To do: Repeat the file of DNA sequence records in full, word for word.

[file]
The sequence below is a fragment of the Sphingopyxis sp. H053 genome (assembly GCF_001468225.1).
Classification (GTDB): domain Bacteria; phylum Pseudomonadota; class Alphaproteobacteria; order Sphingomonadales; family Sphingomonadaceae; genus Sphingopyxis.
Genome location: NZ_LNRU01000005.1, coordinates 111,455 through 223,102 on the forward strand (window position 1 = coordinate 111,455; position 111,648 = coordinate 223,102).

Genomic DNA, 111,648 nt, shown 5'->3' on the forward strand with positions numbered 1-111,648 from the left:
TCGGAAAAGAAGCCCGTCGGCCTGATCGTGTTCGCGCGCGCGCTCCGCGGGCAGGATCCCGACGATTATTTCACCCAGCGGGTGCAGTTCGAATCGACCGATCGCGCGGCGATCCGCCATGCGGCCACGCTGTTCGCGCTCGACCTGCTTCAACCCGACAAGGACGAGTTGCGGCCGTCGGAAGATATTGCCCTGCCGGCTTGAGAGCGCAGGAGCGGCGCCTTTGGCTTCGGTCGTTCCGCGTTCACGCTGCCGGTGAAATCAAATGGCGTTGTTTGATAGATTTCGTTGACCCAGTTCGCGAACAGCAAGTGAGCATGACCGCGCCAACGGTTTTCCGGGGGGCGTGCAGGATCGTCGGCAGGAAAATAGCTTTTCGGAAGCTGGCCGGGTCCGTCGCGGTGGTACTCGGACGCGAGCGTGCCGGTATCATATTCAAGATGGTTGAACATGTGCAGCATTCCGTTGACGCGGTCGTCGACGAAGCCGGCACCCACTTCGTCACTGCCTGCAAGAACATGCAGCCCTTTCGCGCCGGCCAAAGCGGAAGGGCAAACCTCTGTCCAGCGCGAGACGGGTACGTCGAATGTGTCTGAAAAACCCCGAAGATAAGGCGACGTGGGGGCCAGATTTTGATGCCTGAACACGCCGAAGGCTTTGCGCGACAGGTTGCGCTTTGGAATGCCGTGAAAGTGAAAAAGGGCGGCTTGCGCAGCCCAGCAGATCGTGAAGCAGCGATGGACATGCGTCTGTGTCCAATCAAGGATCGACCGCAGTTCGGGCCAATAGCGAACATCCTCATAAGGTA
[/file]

The sequence below is a fragment of the Sphingopyxis sp. H053 genome (assembly GCF_001468225.1).
Classification (GTDB): domain Bacteria; phylum Pseudomonadota; class Alphaproteobacteria; order Sphingomonadales; family Sphingomonadaceae; genus Sphingopyxis.
Genome location: NZ_LNRU01000005.1, coordinates 111,455 through 223,102 on the forward strand (window position 1 = coordinate 111,455; position 111,648 = coordinate 223,102).

Genomic DNA, 111,648 nt, shown 5'->3' on the forward strand with positions numbered 1-111,648 from the left:
TCGGAAAAGAAGCCCGTCGGCCTGATCGTGTTCGCGCGCGCGCTCCGCGGGCAGGATCCCGACGATTATTTCACCCAGCGGGTGCAGTTCGAATCGACCGATCGCGCGGCGATCCGCCATGCGGCCACGCTGTTCGCGCTCGACCTGCTTCAACCCGACAAGGACGAGTTGCGGCCGTCGGAAGATATTGCCCTGCCGGCTTGAGAGCGCAGGAGCGGCGCCTTTGGCTTCGGTCGTTCCGCGTTCACGCTGCCGGTGAAATCAAATGGCGTTGTTTGATAGATTTCGTTGACCCAGTTCGCGAACAGCAAGTGAGCATGACCGCGCCAACGGTTTTCCGGGGGGCGTGCAGGATCGTCGGCAGGAAAATAGCTTTTCGGAAGCTGGCCGGGTCCGTCGCGGTGGTACTCGGACGCGAGCGTGCCGGTATCATATTCAAGATGGTTGAACATGTGCAGCATTCCGTTGACGCGGTCGTCGACGAAGCCGGCACCCACTTCGTCACTGCCTGCAAGAACATGCAGCCCTTTCGCGCCGGCCAAAGCGGAAGGGCAAACCTCTGTCCAGCGCGAGACGGGTACGTCGAATGTGTCTGAAAAACCCCGAAGATAAGGCGACGTGGGGGCCAGATTTTGATGCCTGAACACGCCGAAGGCTTTGCGCGACAGGTTGCGCTTTGGAATGCCGTGAAAGTGAAAAAGGGCGGCTTGCGCAGCCCAGCAGATCGTGAAGCAGCGATGGACATGCGTCTGTGTCCAATCAAGGATCGACCGCAGTTCGGGCCAATAGCGAACATCCTCATAAGGTA